Due to my parents work schedules, my siblings and I spent a large part of our summers in daycare . As much as I appreciated and wanted to have a relationship with the adults that I was spending so much time with, a connection never felt possible. They spoke to me as though I couldn’t understand and didn’t seem to value what I had to say. This lack of connection didn’t stop in daycare. Even in elementary school, it was difficult finding teachers who showed compassion and understanding. These failed relationships made me even more determined to be kind to (children) those younger than me and make sure that everyone felt loved and cared for.
I currently work at the daycare that my siblings and I used to attend during the summers. I have worked with two year olds all the way up to six year olds. The teachers often wonder how I can get kids who on some days refuse to smile, to laugh and play, and the secret is in how I make sure that they all know how much I care about them. With students who are a bit older, I have led writing workshops with them that teach them how to express their stories and that their voice matters.
If I could work to make a larger impact in the lives of children, I would expand these efforts to help all kids know that they and their opinions are valued. When we show compassion toward children, they grow up to be confident teens and adults, capable of great change. They are less likely to develop self-esteem issues, and more likely to trust the adults around them when they do need help dealing with their emotions. I would do more workshops that teach children that the ability to express themselves is very powerful, and that they must always use it for good instead of malice. I would encourage the teachers and adults who interact with them to address them with maturity and compassion, and answer their sometimes endless streams of questions. I would encourage creativity and play – important factors in ensuring that children believe in themselves and the power of their dreams.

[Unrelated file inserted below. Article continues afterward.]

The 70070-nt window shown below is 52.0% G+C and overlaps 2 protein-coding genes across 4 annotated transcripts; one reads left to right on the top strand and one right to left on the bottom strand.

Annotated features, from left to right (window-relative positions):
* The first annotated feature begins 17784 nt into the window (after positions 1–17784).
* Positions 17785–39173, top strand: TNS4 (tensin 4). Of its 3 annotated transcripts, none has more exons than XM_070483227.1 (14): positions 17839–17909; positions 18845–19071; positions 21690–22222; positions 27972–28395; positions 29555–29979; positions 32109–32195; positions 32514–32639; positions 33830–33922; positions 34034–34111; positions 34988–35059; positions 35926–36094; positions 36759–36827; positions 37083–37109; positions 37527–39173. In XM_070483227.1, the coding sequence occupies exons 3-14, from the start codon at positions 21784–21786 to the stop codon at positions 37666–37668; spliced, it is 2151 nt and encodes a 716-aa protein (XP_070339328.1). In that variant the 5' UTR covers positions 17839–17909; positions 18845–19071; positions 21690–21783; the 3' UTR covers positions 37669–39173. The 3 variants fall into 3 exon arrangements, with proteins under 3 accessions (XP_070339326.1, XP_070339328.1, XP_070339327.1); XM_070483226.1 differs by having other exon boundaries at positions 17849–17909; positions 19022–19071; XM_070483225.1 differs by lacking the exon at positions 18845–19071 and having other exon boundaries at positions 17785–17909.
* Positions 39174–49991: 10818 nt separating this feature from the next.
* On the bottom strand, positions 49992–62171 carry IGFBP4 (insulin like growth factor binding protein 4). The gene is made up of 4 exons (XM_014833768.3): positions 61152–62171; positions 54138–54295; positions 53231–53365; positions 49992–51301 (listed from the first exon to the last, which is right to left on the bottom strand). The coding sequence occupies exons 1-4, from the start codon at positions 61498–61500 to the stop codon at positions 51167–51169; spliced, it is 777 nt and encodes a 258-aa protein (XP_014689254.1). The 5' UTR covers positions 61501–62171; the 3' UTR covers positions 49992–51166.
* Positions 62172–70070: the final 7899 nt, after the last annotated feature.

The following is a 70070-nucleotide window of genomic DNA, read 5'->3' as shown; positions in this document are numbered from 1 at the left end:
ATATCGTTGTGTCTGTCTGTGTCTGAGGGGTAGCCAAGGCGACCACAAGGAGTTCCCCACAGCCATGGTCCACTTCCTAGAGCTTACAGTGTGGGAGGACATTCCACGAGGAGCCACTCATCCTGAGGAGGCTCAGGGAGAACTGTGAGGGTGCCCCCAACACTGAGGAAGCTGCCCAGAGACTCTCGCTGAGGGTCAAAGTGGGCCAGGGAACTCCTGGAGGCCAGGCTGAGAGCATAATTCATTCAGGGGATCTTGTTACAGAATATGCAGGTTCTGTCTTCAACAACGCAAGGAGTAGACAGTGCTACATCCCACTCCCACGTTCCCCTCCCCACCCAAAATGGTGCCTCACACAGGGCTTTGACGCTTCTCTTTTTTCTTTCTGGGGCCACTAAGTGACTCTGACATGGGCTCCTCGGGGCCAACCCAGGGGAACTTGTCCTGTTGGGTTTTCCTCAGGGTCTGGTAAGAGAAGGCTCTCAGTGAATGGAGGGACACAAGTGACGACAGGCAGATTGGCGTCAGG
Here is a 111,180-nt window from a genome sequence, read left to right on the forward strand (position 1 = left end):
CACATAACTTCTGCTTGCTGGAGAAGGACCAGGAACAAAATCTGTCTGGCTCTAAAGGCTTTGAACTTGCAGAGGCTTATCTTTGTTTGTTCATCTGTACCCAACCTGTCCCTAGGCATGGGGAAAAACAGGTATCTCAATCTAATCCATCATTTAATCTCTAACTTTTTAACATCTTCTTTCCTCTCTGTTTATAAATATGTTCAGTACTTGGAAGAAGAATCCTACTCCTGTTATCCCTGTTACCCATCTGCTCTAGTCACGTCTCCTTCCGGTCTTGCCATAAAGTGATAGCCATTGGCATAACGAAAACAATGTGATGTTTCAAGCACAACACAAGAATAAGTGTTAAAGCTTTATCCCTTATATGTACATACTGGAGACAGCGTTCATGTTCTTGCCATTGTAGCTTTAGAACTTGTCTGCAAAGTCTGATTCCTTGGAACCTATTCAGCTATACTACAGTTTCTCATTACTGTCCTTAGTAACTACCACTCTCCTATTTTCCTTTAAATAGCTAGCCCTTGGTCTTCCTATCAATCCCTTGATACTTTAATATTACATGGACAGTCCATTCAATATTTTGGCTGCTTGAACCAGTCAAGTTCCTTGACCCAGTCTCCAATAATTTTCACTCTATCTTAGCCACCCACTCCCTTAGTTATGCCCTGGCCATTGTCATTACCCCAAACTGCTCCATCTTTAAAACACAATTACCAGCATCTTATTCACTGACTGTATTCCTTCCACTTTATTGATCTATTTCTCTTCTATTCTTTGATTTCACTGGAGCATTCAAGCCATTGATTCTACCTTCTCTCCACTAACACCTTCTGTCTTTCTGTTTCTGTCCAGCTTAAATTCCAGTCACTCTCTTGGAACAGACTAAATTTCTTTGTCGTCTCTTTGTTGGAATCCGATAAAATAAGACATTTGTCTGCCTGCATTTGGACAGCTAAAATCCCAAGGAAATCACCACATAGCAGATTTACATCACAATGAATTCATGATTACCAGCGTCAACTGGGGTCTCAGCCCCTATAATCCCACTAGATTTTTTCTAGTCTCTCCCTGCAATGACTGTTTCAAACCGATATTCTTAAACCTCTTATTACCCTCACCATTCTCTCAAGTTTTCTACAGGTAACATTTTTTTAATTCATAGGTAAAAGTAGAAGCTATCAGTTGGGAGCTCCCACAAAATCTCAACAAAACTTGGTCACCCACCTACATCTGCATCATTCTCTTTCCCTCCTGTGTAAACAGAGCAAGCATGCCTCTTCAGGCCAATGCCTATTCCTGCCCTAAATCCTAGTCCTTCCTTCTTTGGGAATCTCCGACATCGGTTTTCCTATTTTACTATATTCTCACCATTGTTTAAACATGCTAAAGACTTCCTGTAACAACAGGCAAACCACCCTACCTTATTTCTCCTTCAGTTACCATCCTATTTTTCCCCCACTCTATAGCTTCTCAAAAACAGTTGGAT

Even the simple tasks, like doing arts and crafts with them, complimenting them on their efforts, or acting along with the stories they dream up and act out, have a lot of value when it comes to motivating children to believe in themselves. Most importantly, I would continue to encourage love and kindness when giving attention to children. These affections can be in the form of hugs or just taking the time to understand why they are upset; they can take several minutes or just a few seconds; regardless of what form this caring takes, it is so important to making children feel loved.
I’m sure that I’m not the only child who experienced a lack of connection with the adults around them, but if we are all more conscientious of our actions, I could be the last. Making changes like these to how we interact with children is imperative to a more positive future.
Scholarship Essay by LyLena Estabine
UCA’s most recent Scholarship Essay Contest for High School Juniors and Seniors officially ended on May 15, 2020. While the theme has always been to explore ways to make a more caring world, our most recent Essay Contest specifically asked how they would make a more caring world in one of four categories – Children – Animals – Reforestation – Elderly. The winning essays have been posted and awards distributed.
Because there were so many impressive essays submitted from across the U.S., we decided to share many of these students’ inspiring caring actions with you in this publication. Through their essays, the students provide a refreshing insight into their minds and hearts, offering an in depth view of our world that we often overlook. They take us on a journey rich in knowledge, personal experience and creative solutions. It is our hope you will feel as informed and inspired as we do. We are proud to present to you the writings, thoughts and dreams for a more caring future through these articles.